It’s that spirituality again, of the kind that would have destroyed our civilisation had the Albigensian Crusade not stopped it – but unfortunately not dead in its tracks. It pops up more and more, especially among deracinated Westerners who are neither humble enough to seek the Church’s help nor bright enough to work out the subtleties of Christianity on their own.

Eastern spirituality is attractive to those who don’t really understand Western civilisation, chaps like Suchet who seek some sort of disembodied spirit anywhere they can find it.

Few, however, ‘emphasise’ with merchants of hate who, unlike Suchet, do follow their own dogma and doctrine. Part of it is an entreaty to kill Jews and Christians, something for Suchet, who’s both, to ponder.

P.S. Much has been made of Meghan Markle’s baptism in the Anglican rite. Now as far as I know, Miss Markle was baptised in a different confession at birth, and different Christian denominations accept one another’s baptism as valid.  Shouldn’t it be ‘converted to’ rather than ‘baptised in’?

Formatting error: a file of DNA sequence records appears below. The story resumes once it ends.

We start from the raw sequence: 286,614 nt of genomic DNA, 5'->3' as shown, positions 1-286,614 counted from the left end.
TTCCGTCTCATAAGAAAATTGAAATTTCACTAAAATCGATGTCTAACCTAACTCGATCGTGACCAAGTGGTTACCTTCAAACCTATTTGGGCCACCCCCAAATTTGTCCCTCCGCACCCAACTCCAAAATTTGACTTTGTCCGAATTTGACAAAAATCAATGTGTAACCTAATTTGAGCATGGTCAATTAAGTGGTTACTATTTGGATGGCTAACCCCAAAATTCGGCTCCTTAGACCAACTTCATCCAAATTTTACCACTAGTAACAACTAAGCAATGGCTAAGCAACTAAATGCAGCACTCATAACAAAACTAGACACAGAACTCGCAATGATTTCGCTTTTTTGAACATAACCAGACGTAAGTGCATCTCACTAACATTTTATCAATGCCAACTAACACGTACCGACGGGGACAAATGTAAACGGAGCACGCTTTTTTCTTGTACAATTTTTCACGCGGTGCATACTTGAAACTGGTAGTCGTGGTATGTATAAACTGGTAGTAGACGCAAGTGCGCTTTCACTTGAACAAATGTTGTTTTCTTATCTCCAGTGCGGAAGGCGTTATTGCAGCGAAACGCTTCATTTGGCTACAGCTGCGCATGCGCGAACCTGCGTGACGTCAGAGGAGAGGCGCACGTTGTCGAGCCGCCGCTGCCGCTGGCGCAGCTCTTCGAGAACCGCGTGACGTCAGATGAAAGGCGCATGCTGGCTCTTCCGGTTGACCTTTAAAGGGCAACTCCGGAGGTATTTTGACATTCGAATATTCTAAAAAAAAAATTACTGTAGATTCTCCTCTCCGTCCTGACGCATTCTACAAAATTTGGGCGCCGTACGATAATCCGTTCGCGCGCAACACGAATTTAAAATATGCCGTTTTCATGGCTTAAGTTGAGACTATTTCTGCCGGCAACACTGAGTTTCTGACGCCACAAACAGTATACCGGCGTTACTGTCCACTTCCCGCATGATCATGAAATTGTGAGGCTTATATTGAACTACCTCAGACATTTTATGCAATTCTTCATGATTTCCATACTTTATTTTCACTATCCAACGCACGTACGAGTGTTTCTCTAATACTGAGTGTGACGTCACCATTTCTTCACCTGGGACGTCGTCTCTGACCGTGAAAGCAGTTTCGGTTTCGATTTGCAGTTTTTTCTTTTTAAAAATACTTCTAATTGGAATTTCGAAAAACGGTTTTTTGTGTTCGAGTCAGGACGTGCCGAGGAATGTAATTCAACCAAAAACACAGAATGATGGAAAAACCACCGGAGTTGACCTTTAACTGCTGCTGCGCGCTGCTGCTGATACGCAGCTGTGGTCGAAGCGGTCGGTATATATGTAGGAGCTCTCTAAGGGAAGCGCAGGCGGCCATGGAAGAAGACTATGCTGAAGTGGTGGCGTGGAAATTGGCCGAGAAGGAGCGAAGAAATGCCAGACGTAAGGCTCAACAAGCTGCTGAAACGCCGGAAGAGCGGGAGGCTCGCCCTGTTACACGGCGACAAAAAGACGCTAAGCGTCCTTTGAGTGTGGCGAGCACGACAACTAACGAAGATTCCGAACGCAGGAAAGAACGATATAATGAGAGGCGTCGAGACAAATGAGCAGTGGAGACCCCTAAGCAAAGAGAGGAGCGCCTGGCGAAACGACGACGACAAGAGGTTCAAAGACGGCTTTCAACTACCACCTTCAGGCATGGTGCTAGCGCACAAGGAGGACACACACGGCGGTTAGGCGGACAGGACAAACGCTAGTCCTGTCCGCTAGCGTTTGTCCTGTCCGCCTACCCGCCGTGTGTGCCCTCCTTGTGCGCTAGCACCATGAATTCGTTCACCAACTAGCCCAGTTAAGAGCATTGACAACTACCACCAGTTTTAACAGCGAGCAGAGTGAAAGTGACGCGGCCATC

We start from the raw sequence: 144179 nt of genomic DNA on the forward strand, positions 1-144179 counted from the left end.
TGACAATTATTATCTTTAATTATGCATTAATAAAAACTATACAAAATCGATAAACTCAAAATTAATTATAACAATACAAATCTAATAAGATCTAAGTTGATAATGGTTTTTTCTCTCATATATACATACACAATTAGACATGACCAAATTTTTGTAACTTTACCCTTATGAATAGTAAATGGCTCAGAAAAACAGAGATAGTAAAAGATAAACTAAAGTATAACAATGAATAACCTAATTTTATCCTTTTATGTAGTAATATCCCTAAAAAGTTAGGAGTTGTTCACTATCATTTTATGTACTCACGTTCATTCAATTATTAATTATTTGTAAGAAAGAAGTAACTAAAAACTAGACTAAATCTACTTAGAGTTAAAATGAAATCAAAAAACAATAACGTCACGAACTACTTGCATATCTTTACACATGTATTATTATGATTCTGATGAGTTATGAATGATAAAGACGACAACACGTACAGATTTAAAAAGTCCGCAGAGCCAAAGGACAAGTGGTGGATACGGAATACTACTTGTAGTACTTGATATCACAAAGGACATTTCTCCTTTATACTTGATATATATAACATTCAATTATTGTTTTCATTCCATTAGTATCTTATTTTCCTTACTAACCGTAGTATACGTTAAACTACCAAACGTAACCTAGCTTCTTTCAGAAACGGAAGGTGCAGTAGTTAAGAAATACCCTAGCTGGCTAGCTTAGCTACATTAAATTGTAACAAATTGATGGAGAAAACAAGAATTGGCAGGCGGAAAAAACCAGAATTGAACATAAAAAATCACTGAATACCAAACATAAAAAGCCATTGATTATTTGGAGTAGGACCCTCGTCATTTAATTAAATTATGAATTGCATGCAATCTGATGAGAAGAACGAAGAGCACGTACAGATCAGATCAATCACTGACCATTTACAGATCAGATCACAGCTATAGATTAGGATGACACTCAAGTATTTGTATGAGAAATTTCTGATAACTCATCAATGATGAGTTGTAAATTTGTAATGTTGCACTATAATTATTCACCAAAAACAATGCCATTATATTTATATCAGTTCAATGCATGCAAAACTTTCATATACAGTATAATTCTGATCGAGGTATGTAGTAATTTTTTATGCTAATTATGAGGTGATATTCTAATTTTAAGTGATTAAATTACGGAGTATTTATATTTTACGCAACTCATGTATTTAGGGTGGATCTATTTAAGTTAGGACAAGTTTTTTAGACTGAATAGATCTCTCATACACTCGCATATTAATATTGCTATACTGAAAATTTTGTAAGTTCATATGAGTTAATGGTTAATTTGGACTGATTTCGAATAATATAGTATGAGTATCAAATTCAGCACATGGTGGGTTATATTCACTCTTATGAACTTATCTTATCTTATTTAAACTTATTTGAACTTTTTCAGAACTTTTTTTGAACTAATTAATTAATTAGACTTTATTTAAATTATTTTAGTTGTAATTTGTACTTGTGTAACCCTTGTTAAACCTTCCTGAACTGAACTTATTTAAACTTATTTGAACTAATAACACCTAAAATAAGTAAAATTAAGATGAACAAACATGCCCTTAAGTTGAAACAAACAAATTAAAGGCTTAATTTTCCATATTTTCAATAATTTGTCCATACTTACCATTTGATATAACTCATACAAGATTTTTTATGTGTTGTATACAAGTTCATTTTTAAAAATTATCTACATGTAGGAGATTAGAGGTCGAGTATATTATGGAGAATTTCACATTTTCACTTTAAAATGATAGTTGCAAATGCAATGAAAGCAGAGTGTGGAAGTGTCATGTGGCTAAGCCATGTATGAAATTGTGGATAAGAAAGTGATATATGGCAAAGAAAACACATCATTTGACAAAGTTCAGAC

3 thoughts on “David Suchet finds his own God”

  1. I suppose that we can always blame the meeja for a lot of this nonsense. After all much of that industry is owned by magnates who love to decide what we should not know and what we should think and (worst of all) what politicians should do if they want their support. We sometimes get great entertainment from the solecisms of sports persons but I think the luvvies should realise that it is just bad taste to break ‘the fourth wall’and step out of character and into the news columns. If they found fame in theatre or movies then they are well placed to perform in or write works that accord with their opinions. If not, they should write under an assumed name as do a lot of us.

  2. The man may be a heretic, but by God at least it’s something. The Church in modern times hasn’t offered much in the way of guidance. But then I suppose we as individual Christians should remember the beam in our own eye. Actors do tend to be quite silly, but really, can we expect men and women who are paid millions to be pretend to be other people to be well rounded?

  3. Excellent as usual, AB.
    Your pithy answer to the whole disdain for “organised religion” – which I thought was only an American bit of nonsense – is an excellent springboard:
    I immediately dived back into my Chesterton and Belloc.

    It’s been quite a winter over here in Pennsylvania. Snow, snow, then some more.
    I trust this correspondence finds you well.

    Your loyal reader always,